Plans for the redevelopment of the Foxhill Estate in Bath – including the re-provision of up to 700 homes – have been approved by Bath & North East Somerset Council’s Development Management Committee.
The Committee voted in favour of the outline planning application by the developer Curo Places Ltd, by a vote of five to four.
Cllr Sally Davis (Conservative, Farmborough), Chair of the Development Management Committee, said: “We have carefully considered all of the information in the officer report, and having conducted a site visit and listened closely to the representations at today’s meeting. The Committee voted to approve the Curo Places redevelopment of the Foxhill Estate, subject to the conditions and legal agreement stated in the officer report.”
As this is an outline planning application, subsequent reserved matters will need to be prepared and submitted, which will deal with the detailed design of each phase of development as it comes forward.
Combe Down Councillor, Cherry Beath (Liberal Democrat), has expressed disappointment at the decision, commenting: “Despite Curo’s consultations, and the residents’ groups who have been working hard to represent local people, a sizeable number of residents do not feel they have been really heard or have had effective input into the plans for Foxhill.
“Furthermore, the site visit carried out by the planning committee was totally inadequate, and will not have given Councillors a true picture of this application. The best solution for Foxhill, in my view, is a softer Regeneration process.”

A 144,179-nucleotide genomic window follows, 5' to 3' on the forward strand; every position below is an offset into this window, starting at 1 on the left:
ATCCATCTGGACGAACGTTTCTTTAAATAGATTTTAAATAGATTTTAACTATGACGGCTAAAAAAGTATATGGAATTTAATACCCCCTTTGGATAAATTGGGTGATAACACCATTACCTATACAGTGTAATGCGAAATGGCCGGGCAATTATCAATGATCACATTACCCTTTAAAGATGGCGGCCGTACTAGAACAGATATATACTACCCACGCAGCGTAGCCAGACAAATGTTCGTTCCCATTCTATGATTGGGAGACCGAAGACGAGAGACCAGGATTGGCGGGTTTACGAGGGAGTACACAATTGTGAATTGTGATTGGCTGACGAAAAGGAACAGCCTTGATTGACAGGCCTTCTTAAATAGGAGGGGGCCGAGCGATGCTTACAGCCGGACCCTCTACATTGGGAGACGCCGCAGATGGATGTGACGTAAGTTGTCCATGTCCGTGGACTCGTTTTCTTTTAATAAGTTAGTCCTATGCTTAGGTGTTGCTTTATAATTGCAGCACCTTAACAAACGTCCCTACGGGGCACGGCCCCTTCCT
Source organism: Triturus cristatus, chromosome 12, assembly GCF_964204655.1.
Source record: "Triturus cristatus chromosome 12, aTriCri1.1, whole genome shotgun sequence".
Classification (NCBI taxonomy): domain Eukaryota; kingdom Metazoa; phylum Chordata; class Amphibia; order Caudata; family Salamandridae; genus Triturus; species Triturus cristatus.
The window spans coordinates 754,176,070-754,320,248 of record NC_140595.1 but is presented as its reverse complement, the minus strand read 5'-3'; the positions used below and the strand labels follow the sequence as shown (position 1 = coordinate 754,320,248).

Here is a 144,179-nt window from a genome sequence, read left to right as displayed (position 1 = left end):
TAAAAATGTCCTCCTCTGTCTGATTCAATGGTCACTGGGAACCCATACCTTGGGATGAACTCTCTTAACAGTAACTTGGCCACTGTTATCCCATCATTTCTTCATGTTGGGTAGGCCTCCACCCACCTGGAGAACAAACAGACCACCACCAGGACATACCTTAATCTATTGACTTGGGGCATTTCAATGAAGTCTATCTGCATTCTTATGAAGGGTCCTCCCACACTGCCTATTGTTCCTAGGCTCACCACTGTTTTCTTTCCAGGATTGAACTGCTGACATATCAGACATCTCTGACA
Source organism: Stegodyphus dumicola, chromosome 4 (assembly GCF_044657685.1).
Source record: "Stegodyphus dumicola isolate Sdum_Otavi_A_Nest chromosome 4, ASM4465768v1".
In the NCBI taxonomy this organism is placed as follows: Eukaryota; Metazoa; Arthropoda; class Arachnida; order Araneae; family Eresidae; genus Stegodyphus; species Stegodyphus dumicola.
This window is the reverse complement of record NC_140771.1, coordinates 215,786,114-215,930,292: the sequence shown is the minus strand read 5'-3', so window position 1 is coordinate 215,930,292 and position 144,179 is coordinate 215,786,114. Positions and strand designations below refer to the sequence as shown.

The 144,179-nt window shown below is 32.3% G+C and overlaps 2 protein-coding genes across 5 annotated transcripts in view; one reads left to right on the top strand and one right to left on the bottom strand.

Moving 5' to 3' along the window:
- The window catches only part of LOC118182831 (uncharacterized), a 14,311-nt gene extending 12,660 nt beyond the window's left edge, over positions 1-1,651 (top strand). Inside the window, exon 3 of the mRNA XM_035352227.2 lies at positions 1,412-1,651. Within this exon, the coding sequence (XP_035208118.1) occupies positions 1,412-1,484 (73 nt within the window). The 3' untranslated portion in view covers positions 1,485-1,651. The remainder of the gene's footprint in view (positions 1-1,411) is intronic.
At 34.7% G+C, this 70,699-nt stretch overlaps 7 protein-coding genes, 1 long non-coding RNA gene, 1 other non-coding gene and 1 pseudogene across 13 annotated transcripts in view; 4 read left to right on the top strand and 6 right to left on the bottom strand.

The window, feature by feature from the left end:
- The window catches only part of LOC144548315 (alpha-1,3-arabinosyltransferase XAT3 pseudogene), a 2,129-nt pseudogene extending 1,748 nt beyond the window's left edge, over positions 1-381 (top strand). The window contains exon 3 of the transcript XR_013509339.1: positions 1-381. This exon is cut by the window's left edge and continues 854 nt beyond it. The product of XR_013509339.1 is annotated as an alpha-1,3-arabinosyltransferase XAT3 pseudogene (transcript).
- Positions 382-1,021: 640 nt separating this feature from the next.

Cllr Joe Rayment (Labour, Twerton), has also issued a statement on the Foxhill development: “The Labour position on this application is quite simply that it cannot be approved as it stands now, for two major reasons.
“Firstly, the strength of opinion among the residents of Foxhill shows that this plan has not been – as it should have been – co-produced with the residents, taking into full consideration the wants and needs of the community.
“Secondly, Labour cannot support the loss of social housing at a time when we have 6,000 households on the housing waiting list locally. Over 414 social-rented homes are being replaced in Foxhill, with just 157 social rented homes. A loss of 257.
“Regeneration and improving the quality of housing is a noble endeavour, but it should not be conducted in this way. This plan could have had the residents jumping with joy at the prospect of an improved area in which to live and better quality housing. Instead we see residents organising, mobilising and coming to protest to our Council and our biggest Registered Social Landlord.”